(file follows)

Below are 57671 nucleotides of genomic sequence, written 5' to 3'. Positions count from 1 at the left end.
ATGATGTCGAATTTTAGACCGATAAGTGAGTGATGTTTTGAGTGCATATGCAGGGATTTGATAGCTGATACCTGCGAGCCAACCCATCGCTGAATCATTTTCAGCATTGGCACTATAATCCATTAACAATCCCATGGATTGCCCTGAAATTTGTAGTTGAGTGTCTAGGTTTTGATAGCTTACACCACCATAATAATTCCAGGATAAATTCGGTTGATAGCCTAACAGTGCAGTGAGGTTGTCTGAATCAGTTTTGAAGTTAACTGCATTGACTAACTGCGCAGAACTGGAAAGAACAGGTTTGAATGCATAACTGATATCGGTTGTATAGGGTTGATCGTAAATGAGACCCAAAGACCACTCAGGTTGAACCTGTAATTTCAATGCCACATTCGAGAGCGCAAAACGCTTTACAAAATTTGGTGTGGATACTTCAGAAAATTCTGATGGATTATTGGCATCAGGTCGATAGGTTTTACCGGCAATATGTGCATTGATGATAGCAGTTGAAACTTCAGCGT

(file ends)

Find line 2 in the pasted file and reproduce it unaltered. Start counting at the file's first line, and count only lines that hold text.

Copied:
ATGATGTCGAATTTTAGACCGATAAGTGAGTGATGTTTTGAGTGCATATGCAGGGATTTGATAGCTGATACCTGCGAGCCAACCCATCGCTGAATCATTTTCAGCATTGGCACTATAATCCATTAACAATCCCATGGATTGCCCTGAAATTTGTAGTTGAGTGTCTAGGTTTTGATAGCTTACACCACCATAATAATTCCAGGATAAATTCGGTTGATAGCCTAACAGTGCAGTGAGGTTGTCTGAATCAGTTTTGAAGTTAACTGCATTGACTAACTGCGCAGAACTGGAAAGAACAGGTTTGAATGCATAACTGATATCGGTTGTATAGGGTTGATCGTAAATGAGACCCAAAGACCACTCAGGTTGAACCTGTAATTTCAATGCCACATTCGAGAGCGCAAAACGCTTTACAAAATTTGGTGTGGATACTTCAGAAAATTCTGATGGATTATTGGCATCAGGTCGATAGGTTTTACCGGCAATATGTGCATTGATGATAGCAGTTGAAACTTCAGCGT